While Petro wages a political war against Colombia’s key petroleum industry—crude oil has been the country’s main legal export for decades—he lobbied President Joe Biden to end American sanctions against the Maduro regime. This would imply renewed Venezuelan oil exports to the U.S. market (even if socialism devastated Venezuela’s oil industry well beyond immediate or even medium term repair). Petro’s “shoot yourself in the foot / prosper‐thy‐neighbor” policy is devoid of any rationality. Unless, of course, Colombia’s increasingly authoritarian president is somehow subject to the Venezuelan tyrant.
Petro’s eco‐fanatical crusade against the hydrocarbon industry is but one example of how his government is bent on destroying the few areas of the Colombian economy that are functional. Other examples include his plans to put the state in charge of centralized funding for the healthcare and pension systems, both of which are efficient—although certainly not perfect—thanks to private sector involvement and some degree of consumer choice. Where things are already problematic, Petro’s policies would make them worse. For instance, he wants to make a rigid, overregulated labor market even less flexible and more hostile to businesses.
Then there is the matter of rising insecurity, an old problem that, until recently, appeared mostly solved, only to resurface dangerously in the last year. Under Petro, illegal armed groups have expanded their power as they launch constant, deadly attacks against the armed forces and police. It all brings to mind the dark era of the late 1990’s, when Colombia was on the verge of becoming a failed state as it came under siege from the FARC guerrillas, which are still up in arms despite the much‐touted “peace” agreement of 2016.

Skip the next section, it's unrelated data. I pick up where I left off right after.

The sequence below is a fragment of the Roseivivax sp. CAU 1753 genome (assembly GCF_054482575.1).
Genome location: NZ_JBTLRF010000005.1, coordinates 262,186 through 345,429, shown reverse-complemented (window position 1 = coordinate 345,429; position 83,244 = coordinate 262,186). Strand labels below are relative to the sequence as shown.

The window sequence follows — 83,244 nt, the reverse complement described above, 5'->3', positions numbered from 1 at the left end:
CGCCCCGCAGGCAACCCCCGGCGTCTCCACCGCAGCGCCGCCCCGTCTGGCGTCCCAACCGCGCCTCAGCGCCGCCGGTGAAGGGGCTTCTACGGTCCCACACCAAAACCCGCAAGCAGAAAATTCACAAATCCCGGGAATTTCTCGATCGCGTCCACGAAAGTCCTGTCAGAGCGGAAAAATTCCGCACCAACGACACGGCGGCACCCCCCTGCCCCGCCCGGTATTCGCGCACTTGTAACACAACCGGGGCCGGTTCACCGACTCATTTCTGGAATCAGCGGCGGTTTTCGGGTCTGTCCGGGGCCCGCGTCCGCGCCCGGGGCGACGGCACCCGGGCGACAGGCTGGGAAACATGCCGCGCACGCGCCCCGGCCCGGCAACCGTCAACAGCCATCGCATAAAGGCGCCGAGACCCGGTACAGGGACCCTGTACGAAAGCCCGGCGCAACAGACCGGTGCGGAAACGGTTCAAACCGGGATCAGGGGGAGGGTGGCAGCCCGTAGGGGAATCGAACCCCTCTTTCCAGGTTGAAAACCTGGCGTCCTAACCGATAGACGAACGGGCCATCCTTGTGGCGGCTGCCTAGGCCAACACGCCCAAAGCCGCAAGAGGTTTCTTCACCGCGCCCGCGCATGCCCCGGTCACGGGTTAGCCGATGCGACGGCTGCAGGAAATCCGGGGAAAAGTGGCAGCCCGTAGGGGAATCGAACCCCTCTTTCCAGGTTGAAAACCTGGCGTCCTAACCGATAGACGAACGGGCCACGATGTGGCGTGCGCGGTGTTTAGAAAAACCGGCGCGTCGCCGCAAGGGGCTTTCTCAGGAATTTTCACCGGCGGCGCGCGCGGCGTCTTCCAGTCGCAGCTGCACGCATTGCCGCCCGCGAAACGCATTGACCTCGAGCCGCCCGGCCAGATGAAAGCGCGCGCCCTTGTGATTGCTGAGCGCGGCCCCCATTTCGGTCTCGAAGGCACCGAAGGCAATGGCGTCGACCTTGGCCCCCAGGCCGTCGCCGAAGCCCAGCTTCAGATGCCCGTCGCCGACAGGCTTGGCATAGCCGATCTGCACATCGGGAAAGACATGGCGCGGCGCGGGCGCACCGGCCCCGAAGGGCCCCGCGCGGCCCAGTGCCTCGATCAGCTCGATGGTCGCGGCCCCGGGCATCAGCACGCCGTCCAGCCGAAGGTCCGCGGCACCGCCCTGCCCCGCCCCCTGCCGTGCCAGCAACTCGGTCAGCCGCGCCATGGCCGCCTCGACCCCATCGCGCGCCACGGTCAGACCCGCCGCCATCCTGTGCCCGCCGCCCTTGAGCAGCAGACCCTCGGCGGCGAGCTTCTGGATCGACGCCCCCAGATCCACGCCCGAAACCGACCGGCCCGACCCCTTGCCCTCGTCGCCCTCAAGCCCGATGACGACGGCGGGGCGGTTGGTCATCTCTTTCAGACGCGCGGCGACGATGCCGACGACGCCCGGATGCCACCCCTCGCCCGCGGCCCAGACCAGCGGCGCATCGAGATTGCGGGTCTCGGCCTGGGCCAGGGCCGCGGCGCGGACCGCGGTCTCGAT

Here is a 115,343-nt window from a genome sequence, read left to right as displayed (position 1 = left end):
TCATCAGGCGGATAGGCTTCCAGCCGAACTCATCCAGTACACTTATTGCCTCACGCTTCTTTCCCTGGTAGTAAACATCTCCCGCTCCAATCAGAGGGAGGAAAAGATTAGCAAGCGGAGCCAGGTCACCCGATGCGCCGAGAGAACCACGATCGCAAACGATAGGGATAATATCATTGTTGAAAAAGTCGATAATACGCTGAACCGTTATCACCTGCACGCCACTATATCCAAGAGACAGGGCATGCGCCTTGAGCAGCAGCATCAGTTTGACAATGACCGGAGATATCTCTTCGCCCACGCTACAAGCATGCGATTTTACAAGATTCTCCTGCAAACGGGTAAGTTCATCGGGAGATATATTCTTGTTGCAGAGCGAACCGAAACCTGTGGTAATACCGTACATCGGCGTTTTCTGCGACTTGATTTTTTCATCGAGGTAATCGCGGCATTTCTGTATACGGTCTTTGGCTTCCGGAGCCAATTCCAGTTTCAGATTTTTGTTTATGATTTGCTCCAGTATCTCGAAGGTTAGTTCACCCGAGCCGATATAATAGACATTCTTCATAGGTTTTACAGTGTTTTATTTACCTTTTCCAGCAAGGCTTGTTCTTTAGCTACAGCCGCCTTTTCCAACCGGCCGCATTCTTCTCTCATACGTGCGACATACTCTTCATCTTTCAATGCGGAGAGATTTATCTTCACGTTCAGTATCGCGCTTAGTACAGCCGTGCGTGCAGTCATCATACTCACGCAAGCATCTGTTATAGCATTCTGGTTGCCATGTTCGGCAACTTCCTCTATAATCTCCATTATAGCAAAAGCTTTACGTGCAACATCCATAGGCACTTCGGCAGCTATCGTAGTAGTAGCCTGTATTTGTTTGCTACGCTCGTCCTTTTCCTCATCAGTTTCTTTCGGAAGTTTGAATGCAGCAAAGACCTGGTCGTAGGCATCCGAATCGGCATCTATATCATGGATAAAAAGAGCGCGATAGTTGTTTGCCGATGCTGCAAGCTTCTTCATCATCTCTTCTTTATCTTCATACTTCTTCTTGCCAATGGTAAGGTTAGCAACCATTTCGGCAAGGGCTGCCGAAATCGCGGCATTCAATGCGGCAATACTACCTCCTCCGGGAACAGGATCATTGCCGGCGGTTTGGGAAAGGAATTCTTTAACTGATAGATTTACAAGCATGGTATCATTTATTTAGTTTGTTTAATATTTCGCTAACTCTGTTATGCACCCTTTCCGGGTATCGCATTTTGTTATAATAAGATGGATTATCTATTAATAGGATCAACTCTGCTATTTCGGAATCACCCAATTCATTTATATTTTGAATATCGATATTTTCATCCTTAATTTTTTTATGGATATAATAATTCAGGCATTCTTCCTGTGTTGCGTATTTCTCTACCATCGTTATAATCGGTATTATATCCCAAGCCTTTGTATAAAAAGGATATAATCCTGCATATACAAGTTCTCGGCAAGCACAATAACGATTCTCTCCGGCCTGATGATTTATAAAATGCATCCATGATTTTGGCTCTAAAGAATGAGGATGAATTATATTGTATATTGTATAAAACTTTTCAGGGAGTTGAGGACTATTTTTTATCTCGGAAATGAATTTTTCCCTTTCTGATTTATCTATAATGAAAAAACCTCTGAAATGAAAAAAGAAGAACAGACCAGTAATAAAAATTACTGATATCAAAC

Usually, a crisis in government breeds economic instability. Under Colombia’s current government, however, the opposite has been the case. Since the Benedetti scandal broke, the peso rallied to reach its highest value against the dollar since mid‐2022, when Petro was about to win the presidential election. In October, two months after he took office, the peso reached an all‐time low against the dollar. Amid the current political turmoil, forward‐looking markets are anticipating the failure of Petro’s legislative initiatives in health care, pensions, and labor law. Which is to say, there is speculation that Colombia’s institutional framework has already survived Petro’s statist onslaught. The weaker his position, the thinking goes, the less likely it is that non‐leftist parties will lend him their support, which he needs to obtain congressional majorities.
I fear, however, that markets may be getting ahead of themselves. The Colombian congress is minimally ideological and highly transactional. There is still a good chance that, issue by issue, Petro’s government can negotiate just enough votes to have his “reforms” approved, in which case only the courts will stand in the way of his agenda.
Not that Petro is respectful of any check or balance. This week, he propounded the theory that, since he was elected, his government represents “the will of the people,” meaning that any opposition to his political project—including from the news media—is part of an illegitimate, “soft coup.” The onslaught, in other words, is far from over.
In my view, the worst part about Petro’s election victory is that, at this time last year, Colombia was in need of radical reforms. Above all, a chronically sluggish economy required budget discipline, public spending cuts, drastic debt reduction, a strong currency (ideally through dollarization), far lower taxes, labor market deregulation, subsoil privatization, school choice, and an end to non‐tariff barriers. By electing Petro, however, voters decided to do precisely the opposite on all fronts. As warned, most already regret it.